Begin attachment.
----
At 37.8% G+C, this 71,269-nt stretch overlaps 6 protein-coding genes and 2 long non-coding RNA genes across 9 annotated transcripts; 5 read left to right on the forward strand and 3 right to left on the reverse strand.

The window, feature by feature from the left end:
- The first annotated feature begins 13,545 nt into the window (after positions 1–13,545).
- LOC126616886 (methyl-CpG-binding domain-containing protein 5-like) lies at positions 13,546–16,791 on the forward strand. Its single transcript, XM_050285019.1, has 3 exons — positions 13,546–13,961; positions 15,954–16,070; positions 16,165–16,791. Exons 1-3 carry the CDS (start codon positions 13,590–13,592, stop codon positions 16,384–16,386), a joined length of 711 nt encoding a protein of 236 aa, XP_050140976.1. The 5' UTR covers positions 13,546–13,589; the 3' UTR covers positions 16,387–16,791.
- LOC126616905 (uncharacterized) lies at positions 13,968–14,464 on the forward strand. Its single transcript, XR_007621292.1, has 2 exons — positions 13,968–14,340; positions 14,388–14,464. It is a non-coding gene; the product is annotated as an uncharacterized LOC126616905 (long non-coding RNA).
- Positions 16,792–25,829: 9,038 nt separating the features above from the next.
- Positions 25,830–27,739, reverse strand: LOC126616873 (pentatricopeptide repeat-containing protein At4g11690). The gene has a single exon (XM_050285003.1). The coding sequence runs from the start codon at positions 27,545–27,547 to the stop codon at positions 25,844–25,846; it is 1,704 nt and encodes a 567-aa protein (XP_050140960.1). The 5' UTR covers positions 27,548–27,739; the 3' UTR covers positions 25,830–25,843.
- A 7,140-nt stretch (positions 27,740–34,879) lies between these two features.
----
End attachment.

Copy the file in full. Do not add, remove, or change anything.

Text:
At 37.8% G+C, this 71,269-nt stretch overlaps 6 protein-coding genes and 2 long non-coding RNA genes across 9 annotated transcripts; 5 read left to right on the forward strand and 3 right to left on the reverse strand.

The window, feature by feature from the left end:
- The first annotated feature begins 13,545 nt into the window (after positions 1–13,545).
- LOC126616886 (methyl-CpG-binding domain-containing protein 5-like) lies at positions 13,546–16,791 on the forward strand. Its single transcript, XM_050285019.1, has 3 exons — positions 13,546–13,961; positions 15,954–16,070; positions 16,165–16,791. Exons 1-3 carry the CDS (start codon positions 13,590–13,592, stop codon positions 16,384–16,386), a joined length of 711 nt encoding a protein of 236 aa, XP_050140976.1. The 5' UTR covers positions 13,546–13,589; the 3' UTR covers positions 16,387–16,791.
- LOC126616905 (uncharacterized) lies at positions 13,968–14,464 on the forward strand. Its single transcript, XR_007621292.1, has 2 exons — positions 13,968–14,340; positions 14,388–14,464. It is a non-coding gene; the product is annotated as an uncharacterized LOC126616905 (long non-coding RNA).
- Positions 16,792–25,829: 9,038 nt separating the features above from the next.
- Positions 25,830–27,739, reverse strand: LOC126616873 (pentatricopeptide repeat-containing protein At4g11690). The gene has a single exon (XM_050285003.1). The coding sequence runs from the start codon at positions 27,545–27,547 to the stop codon at positions 25,844–25,846; it is 1,704 nt and encodes a 567-aa protein (XP_050140960.1). The 5' UTR covers positions 27,548–27,739; the 3' UTR covers positions 25,830–25,843.
- A 7,140-nt stretch (positions 27,740–34,879) lies between these two features.